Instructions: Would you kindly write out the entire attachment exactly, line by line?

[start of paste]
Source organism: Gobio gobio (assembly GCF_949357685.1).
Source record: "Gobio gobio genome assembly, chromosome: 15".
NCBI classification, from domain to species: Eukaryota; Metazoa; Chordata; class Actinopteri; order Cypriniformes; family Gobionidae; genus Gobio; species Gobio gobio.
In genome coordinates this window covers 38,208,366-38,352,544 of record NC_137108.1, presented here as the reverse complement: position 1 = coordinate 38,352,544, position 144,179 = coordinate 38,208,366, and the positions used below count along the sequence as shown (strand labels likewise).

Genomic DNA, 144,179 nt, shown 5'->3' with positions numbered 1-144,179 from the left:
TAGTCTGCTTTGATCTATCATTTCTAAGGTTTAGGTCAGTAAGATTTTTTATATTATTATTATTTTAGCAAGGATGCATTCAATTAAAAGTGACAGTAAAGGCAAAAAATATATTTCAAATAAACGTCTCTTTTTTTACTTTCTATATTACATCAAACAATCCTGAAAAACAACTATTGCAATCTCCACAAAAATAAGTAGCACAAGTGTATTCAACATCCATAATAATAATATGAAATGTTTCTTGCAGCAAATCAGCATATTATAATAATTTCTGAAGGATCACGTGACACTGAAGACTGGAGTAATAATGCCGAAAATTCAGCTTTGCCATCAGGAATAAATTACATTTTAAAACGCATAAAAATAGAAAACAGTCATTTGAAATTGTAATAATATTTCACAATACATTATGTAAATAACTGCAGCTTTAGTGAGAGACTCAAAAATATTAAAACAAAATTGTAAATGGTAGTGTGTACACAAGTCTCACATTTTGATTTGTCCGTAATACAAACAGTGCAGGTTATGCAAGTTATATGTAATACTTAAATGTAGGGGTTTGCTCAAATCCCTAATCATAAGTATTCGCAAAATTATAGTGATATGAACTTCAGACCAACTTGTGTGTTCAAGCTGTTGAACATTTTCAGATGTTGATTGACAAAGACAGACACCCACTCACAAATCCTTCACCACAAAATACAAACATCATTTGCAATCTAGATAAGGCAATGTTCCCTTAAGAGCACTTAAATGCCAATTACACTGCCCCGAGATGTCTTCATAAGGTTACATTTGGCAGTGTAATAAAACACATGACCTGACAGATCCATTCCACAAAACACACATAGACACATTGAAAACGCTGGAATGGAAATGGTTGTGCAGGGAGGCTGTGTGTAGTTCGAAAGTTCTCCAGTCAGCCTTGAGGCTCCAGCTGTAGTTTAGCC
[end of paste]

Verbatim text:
Source organism: Gobio gobio (assembly GCF_949357685.1).
Source record: "Gobio gobio genome assembly, chromosome: 15".
NCBI classification, from domain to species: Eukaryota; Metazoa; Chordata; class Actinopteri; order Cypriniformes; family Gobionidae; genus Gobio; species Gobio gobio.
In genome coordinates this window covers 38,208,366-38,352,544 of record NC_137108.1, presented here as the reverse complement: position 1 = coordinate 38,352,544, position 144,179 = coordinate 38,208,366, and the positions used below count along the sequence as shown (strand labels likewise).

Genomic DNA, 144,179 nt, shown 5'->3' with positions numbered 1-144,179 from the left:
TAGTCTGCTTTGATCTATCATTTCTAAGGTTTAGGTCAGTAAGATTTTTTATATTATTATTATTTTAGCAAGGATGCATTCAATTAAAAGTGACAGTAAAGGCAAAAAATATATTTCAAATAAACGTCTCTTTTTTTACTTTCTATATTACATCAAACAATCCTGAAAAACAACTATTGCAATCTCCACAAAAATAAGTAGCACAAGTGTATTCAACATCCATAATAATAATATGAAATGTTTCTTGCAGCAAATCAGCATATTATAATAATTTCTGAAGGATCACGTGACACTGAAGACTGGAGTAATAATGCCGAAAATTCAGCTTTGCCATCAGGAATAAATTACATTTTAAAACGCATAAAAATAGAAAACAGTCATTTGAAATTGTAATAATATTTCACAATACATTATGTAAATAACTGCAGCTTTAGTGAGAGACTCAAAAATATTAAAACAAAATTGTAAATGGTAGTGTGTACACAAGTCTCACATTTTGATTTGTCCGTAATACAAACAGTGCAGGTTATGCAAGTTATATGTAATACTTAAATGTAGGGGTTTGCTCAAATCCCTAATCATAAGTATTCGCAAAATTATAGTGATATGAACTTCAGACCAACTTGTGTGTTCAAGCTGTTGAACATTTTCAGATGTTGATTGACAAAGACAGACACCCACTCACAAATCCTTCACCACAAAATACAAACATCATTTGCAATCTAGATAAGGCAATGTTCCCTTAAGAGCACTTAAATGCCAATTACACTGCCCCGAGATGTCTTCATAAGGTTACATTTGGCAGTGTAATAAAACACATGACCTGACAGATCCATTCCACAAAACACACATAGACACATTGAAAACGCTGGAATGGAAATGGTTGTGCAGGGAGGCTGTGTGTAGTTCGAAAGTTCTCCAGTCAGCCTTGAGGCTCCAGCTGTAGTTTAGCC